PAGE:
Pirates of the Caribbean: Dead Men Tell No Tales
Cast: Johnny Depp, Geoffrey Rush, Javier Bardem, Brenton Thwaites, Kaya Scodelario, Kevin McNally
Director: Joachim Ronning, Espen Sandberg
Six years after the excreable Pirates of the Caribbean: On Stranger Tides stank up the cinema, Johnny Depp's besozzled pirate buffoon Captain Jack Sparrow is back.
This time, when Henry Turner (Thwaites), the son of Orlando Bloom's Will Turner, finds Jack, it's a desperate race against time. Henry wants to save his father by finding the mythical Trident of Poseidon and using it to lift the curse on his seabound father, but for Jack it's a matter of life and death as he's being pursued by undead nemesis Armando Salazar (Javier Bardem, a welcome presence to the franchise).
With a crew of undead sailors on his trail, and some familiar faces along for the ride, it'll take all of Jack's wits to escape this predicament.
Pirates of the Caribbean: Dead Men Tell No Tales has moments of life that energise the flagging franchise.
But unfortunately, it also has large swathes of sequences that really stop this latest (and potentially final) entrant finding its own sea legs.
With an overly-convoluted plot, and some murky scenes that are ruined by the curse of the dark 3D projection, the film, despite the work of its Kon-Tiki directors, struggles to really make much of a case for carrying on the franchise and yet also proffers barely any reason why this would remotely feel like closure for all bar two of the characters.
Depp once again channels some pratfalls and sight comedy as he works a pirate version of mumbling and bumbling like a Rowley Burkin QC out-take, and there's a wildly indulgent cameo from Paul McCartney shoe-horned in for no real gain, other than to tip a wink to the audience.
Coupled with a truly atrocious sequence of ginger fat-shaming, there are large sections of Pirates of the Caribbean: Dead Men Tell No Tales which fall flat and feel unnecessarily stale, adding to a nagging feeling that this series is definitively lost at sea.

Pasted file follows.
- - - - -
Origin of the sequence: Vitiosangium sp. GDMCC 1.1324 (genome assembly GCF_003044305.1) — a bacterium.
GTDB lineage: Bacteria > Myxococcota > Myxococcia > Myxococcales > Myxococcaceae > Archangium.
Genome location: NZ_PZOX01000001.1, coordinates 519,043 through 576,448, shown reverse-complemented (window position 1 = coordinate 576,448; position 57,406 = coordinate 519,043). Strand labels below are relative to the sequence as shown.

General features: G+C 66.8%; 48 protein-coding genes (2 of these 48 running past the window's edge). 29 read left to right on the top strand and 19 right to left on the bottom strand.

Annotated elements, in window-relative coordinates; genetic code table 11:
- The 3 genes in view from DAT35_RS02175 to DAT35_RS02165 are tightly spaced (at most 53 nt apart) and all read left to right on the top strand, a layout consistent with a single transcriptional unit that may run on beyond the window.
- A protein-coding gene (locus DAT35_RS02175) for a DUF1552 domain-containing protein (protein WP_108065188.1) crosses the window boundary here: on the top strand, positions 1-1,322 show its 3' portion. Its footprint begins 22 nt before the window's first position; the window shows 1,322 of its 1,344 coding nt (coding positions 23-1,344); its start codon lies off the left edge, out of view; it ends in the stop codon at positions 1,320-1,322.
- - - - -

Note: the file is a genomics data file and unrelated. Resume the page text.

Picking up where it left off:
However, there are some moments of gold within the film.
A late sequence where Depp, Thwaites and Scodelerio are pursued by a combination of ghost pirates and ghost sharks showcases what has made portions of the series so endearing. With its mix of quick quips, speedy wordplay, and a sense of derring-do, amid large lashings of spectacle, this is one piece that really stands head and shoulders above and showcase exactly why when Pirates is given some levity, it's got wind in its dramatic sails and a heart and soul which are hard to beat.
But there's not enough of this ensemble action to power the film along, with Depp's Sparrow at varying points being the lead or circling the action; it's this inconsistency that lags throughout and marks the writing of this one as a bit lazier and a little weaker than is to be expected.
Bardem and Rush bring the dramatic edges to the fore and their gravitas and dignity stop the whole thing from falling into chaos; unfortunately, Thwaites isn't strong enough to leave a lasting impression as Turner's son and Scodelario's scientist woman, labelled a witch, is given a fair bit to do at the start and has some great scenes where she holds her own, but becomes lost at sea in the latter sequences, before being saddled with an unlikely coincidence too far.
For a fifth outing in the franchise, this isn't as bad as some of the others which have sailed into multiplexes from the series, but at the end, with a few loose ends wrapped up, it does feel like it's not disingenuous to say it's time to put this pirate to rest, before all goodwill generated is drained quicker than a quart of rum amongst a group of swashbucklers.